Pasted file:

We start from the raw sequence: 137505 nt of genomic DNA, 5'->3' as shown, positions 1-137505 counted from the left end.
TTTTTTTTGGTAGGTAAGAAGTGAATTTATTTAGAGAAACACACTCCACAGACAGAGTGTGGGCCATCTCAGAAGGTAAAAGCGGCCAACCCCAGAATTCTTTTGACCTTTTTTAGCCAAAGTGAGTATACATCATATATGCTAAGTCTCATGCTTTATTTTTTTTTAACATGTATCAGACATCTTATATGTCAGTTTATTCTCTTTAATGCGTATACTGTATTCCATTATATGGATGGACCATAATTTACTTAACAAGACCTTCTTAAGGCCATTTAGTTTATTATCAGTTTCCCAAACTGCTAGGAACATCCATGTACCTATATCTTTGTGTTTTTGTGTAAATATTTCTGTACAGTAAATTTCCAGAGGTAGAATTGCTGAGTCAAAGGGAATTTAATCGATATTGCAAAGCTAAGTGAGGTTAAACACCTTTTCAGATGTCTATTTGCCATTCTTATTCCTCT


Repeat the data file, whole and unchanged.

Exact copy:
We start from the raw sequence: 137505 nt of genomic DNA, 5'->3' as shown, positions 1-137505 counted from the left end.
TTTTTTTTGGTAGGTAAGAAGTGAATTTATTTAGAGAAACACACTCCACAGACAGAGTGTGGGCCATCTCAGAAGGTAAAAGCGGCCAACCCCAGAATTCTTTTGACCTTTTTTAGCCAAAGTGAGTATACATCATATATGCTAAGTCTCATGCTTTATTTTTTTTTAACATGTATCAGACATCTTATATGTCAGTTTATTCTCTTTAATGCGTATACTGTATTCCATTATATGGATGGACCATAATTTACTTAACAAGACCTTCTTAAGGCCATTTAGTTTATTATCAGTTTCCCAAACTGCTAGGAACATCCATGTACCTATATCTTTGTGTTTTTGTGTAAATATTTCTGTACAGTAAATTTCCAGAGGTAGAATTGCTGAGTCAAAGGGAATTTAATCGATATTGCAAAGCTAAGTGAGGTTAAACACCTTTTCAGATGTCTATTTGCCATTCTTATTCCTCT